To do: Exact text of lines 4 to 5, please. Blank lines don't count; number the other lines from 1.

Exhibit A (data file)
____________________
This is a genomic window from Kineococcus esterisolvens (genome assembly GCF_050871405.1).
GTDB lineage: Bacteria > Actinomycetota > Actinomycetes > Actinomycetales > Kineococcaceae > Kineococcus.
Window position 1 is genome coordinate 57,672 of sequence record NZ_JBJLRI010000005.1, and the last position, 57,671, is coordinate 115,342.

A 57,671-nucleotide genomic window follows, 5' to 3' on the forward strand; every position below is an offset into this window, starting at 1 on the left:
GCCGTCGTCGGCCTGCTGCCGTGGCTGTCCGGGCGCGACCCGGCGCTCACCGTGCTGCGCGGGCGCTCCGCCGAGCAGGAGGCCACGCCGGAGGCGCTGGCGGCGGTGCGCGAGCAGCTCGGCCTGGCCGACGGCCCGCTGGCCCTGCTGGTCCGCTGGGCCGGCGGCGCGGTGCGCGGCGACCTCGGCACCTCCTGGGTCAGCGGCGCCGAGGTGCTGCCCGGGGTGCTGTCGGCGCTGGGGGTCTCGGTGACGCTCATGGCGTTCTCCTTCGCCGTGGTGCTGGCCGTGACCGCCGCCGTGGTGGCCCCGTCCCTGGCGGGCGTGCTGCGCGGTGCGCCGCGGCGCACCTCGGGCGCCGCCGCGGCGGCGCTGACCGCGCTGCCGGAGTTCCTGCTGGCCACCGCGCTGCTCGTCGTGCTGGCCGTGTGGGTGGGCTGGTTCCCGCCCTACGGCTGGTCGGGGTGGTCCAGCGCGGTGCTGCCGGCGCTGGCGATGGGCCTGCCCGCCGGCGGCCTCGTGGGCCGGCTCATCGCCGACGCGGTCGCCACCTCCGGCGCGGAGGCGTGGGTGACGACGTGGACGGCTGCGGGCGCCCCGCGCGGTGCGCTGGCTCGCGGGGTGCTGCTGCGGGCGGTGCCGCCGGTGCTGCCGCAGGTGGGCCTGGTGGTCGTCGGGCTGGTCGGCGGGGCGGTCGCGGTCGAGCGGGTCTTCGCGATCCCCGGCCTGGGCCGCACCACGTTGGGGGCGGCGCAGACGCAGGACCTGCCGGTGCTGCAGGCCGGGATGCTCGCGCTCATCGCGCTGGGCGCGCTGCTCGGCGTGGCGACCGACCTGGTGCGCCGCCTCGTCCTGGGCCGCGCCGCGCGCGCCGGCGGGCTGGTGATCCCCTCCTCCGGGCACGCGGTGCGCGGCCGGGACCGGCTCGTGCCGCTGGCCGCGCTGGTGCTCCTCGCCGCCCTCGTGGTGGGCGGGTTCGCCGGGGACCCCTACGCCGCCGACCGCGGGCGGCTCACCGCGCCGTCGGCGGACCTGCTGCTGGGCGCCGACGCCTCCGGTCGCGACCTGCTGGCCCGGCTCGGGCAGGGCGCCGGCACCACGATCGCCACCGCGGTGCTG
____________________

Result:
A 57,671-nucleotide genomic window follows, 5' to 3' on the forward strand; every position below is an offset into this window, starting at 1 on the left:
GCCGTCGTCGGCCTGCTGCCGTGGCTGTCCGGGCGCGACCCGGCGCTCACCGTGCTGCGCGGGCGCTCCGCCGAGCAGGAGGCCACGCCGGAGGCGCTGGCGGCGGTGCGCGAGCAGCTCGGCCTGGCCGACGGCCCGCTGGCCCTGCTGGTCCGCTGGGCCGGCGGCGCGGTGCGCGGCGACCTCGGCACCTCCTGGGTCAGCGGCGCCGAGGTGCTGCCCGGGGTGCTGTCGGCGCTGGGGGTCTCGGTGACGCTCATGGCGTTCTCCTTCGCCGTGGTGCTGGCCGTGACCGCCGCCGTGGTGGCCCCGTCCCTGGCGGGCGTGCTGCGCGGTGCGCCGCGGCGCACCTCGGGCGCCGCCGCGGCGGCGCTGACCGCGCTGCCGGAGTTCCTGCTGGCCACCGCGCTGCTCGTCGTGCTGGCCGTGTGGGTGGGCTGGTTCCCGCCCTACGGCTGGTCGGGGTGGTCCAGCGCGGTGCTGCCGGCGCTGGCGATGGGCCTGCCCGCCGGCGGCCTCGTGGGCCGGCTCATCGCCGACGCGGTCGCCACCTCCGGCGCGGAGGCGTGGGTGACGACGTGGACGGCTGCGGGCGCCCCGCGCGGTGCGCTGGCTCGCGGGGTGCTGCTGCGGGCGGTGCCGCCGGTGCTGCCGCAGGTGGGCCTGGTGGTCGTCGGGCTGGTCGGCGGGGCGGTCGCGGTCGAGCGGGTCTTCGCGATCCCCGGCCTGGGCCGCACCACGTTGGGGGCGGCGCAGACGCAGGACCTGCCGGTGCTGCAGGCCGGGATGCTCGCGCTCATCGCGCTGGGCGCGCTGCTCGGCGTGGCGACCGACCTGGTGCGCCGCCTCGTCCTGGGCCGCGCCGCGCGCGCCGGCGGGCTGGTGATCCCCTCCTCCGGGCACGCGGTGCGCGGCCGGGACCGGCTCGTGCCGCTGGCCGCGCTGGTGCTCCTCGCCGCCCTCGTGGTGGGCGGGTTCGCCGGGGACCCCTACGCCGCCGACCGCGGGCGGCTCACCGCGCCGTCGGCGGACCTGCTGCTGGGCGCCGACGCCTCCGGTCGCGACCTGCTGGCCCGGCTCGGGCAGGGCGCCGGCACCACGATCGCCACCGCGGTGCTG